The Senate’s proposed budget includes additional funds (I don’t know if that’s general fund or a fee increase) to help do a better job following up on nursing home complaints.

State Loan Repayment Program

Last year the state’s health care provider loan repayment program which places practitioners in rural and underserved areas that have a dearth of health care providers received a $750K increase. We had hoped that this would be continued for future years, but alas the governor’s budget proposes not funding that increase again.

Oral Health Coverage for Pregnant Medicaid Members

We had hoped to see a proposal to make the small appropriation that would be needed to begin providing oral health coverage for pregnant Medicaid members.  Here’s a blog post from back in March that lays out the case for this important intervention.

State Employee Salaries

We had hoped that there would be a proposal to increase the salaries of public health workers in state government.  Nope.  Again, no increase for hard working state employees (except at DCS etc).

Salaries aren’t the only thing that slows turnover- employees also need to know that their efforts are valued and that they have the ability to make decisions and participate in the development of agency priorities- but salary is part of the equation and state employees have not seen raises in many years.

Final FY 2020 Federal Budget

Federal elected officials finalized the federal budget just before Christmas.  The federal budget included a $4.4B increase for the U.S. Department of HHS including decent increases for CDC and HRSA, including $50M in new CDC funding to improve public health data systems at CDC and state, local, tribal public health departments and an increase of $75 million for CDC’s global disease detection programs.

AzPHA is pleased that the final bill provides both CDC and the NIH each with $12.5M to study gun violence prevention.

Quick ACA Lawsuit Update

The Supreme Court will decide soon whether to grant an expedited appeal in the Texas v. Azar case. Defenders of the Affordable Care Act have asked the court to grant an exception and hear the case in 2020 (before the election). SCOTUS has asked the plaintiffs (who are trying to overturn the ACA) to respond to the request for an appeal last week.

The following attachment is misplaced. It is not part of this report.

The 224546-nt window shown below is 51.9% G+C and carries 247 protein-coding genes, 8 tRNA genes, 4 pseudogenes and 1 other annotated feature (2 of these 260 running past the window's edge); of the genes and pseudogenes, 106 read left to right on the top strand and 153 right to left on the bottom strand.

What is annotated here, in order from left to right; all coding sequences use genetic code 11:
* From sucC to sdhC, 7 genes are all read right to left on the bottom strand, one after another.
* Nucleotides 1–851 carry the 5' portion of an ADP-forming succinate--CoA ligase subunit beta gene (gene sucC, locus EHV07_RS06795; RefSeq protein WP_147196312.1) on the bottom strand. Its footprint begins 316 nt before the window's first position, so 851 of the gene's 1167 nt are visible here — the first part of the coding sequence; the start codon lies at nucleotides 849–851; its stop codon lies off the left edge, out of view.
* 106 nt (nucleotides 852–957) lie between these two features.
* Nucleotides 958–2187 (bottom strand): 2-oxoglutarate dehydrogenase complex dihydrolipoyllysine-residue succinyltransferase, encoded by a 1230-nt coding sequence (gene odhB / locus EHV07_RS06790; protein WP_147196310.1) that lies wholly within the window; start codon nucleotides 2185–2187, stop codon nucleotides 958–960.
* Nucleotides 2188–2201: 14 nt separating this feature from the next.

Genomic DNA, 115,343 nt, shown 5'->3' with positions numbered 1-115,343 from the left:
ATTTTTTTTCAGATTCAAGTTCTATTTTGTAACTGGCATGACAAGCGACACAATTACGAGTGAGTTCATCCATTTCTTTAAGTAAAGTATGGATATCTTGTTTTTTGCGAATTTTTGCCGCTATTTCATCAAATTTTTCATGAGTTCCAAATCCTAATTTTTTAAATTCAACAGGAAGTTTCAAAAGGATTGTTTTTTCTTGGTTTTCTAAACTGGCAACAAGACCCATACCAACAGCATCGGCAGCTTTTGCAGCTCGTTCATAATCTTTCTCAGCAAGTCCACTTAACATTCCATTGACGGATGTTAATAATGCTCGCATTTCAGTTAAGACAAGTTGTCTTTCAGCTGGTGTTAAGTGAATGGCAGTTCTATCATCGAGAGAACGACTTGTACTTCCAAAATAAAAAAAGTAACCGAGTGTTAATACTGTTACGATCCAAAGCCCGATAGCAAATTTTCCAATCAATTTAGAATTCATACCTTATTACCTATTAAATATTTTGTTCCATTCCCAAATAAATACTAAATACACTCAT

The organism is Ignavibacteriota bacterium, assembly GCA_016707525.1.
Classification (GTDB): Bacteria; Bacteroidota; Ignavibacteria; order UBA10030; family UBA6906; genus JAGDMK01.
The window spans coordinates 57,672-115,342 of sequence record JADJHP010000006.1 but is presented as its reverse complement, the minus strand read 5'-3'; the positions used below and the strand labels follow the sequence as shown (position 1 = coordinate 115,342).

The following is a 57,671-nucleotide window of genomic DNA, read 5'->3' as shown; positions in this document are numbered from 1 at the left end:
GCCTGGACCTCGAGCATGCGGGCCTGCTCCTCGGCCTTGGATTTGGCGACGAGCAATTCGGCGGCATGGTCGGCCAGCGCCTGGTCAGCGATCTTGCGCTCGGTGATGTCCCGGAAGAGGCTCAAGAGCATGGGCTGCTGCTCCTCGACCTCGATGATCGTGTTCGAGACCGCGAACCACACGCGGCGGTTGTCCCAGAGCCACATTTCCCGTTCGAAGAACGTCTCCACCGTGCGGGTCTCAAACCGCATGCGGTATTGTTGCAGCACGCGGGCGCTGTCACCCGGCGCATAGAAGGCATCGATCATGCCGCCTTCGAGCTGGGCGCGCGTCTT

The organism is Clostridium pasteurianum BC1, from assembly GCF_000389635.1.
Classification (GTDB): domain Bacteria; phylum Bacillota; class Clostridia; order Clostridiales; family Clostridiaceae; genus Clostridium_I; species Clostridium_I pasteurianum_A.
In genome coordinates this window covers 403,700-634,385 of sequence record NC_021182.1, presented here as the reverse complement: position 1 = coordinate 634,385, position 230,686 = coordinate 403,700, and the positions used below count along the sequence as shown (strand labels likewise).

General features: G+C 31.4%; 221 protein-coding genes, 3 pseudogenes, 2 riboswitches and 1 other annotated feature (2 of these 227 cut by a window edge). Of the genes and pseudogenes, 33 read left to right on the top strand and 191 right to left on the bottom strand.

The 5th Circuit Court of Appeals ruled in late 2019 that the ACA’s Individual Mandate is unconstitutional but pushed the case back to the lower court to determine which elements of the law are tied to the individual mandate. If an expedited appeal is granted, the Supreme Court would hear the case before the term ends in June of this year. More info here and don’t forget about the ACA Social Media Toolkit.

Child Fatality Review Report Sets Off Suicide Alarm Bells

The death of any child is a tragedy – for the family and for the community. Everybody wants to prevent childhood deaths. Making policy interventions to prevent childhood deaths requires information in order to develop effective policy interventions.  That’s where the Arizona Child Fatality Review State Team comes in.

More than 25 years ago the state legislature passed a law establishing the Arizona Child Fatality Review Program (A.R.S. § 36-342, 36-3501-4).  It’s a great example of establishing public policy designed to build data and evidence so policy makers can use evidence to build future interventions.

The State Team includes representatives from the Academy of Pediatrics and from the ADES Divisions of Developmental Disabilities and Children and Family Services, as well as from law enforcement and the ADHS. The team’s role is to review all childhood deaths in AZ and produce an annual report to the Governor and legislature with a summary of findings and recommendations based on promising and proven strategies regarding the prevention of child deaths.

The 2019 report was published last week- and as usual it provides a host of data and recommendations that are directly tied to evidence.

In past years this focus has raised the awareness about child drowning and the importance of putting babies to sleep on their backs or making sure all children are always secured in car seats.  Those interventions have made a real difference- and Sudden Unexpected Infant Deaths (SUID) decreased 29% from 2017 (n=84) to 2018 (n=60) and accounted for 7% of all child deaths in Arizona.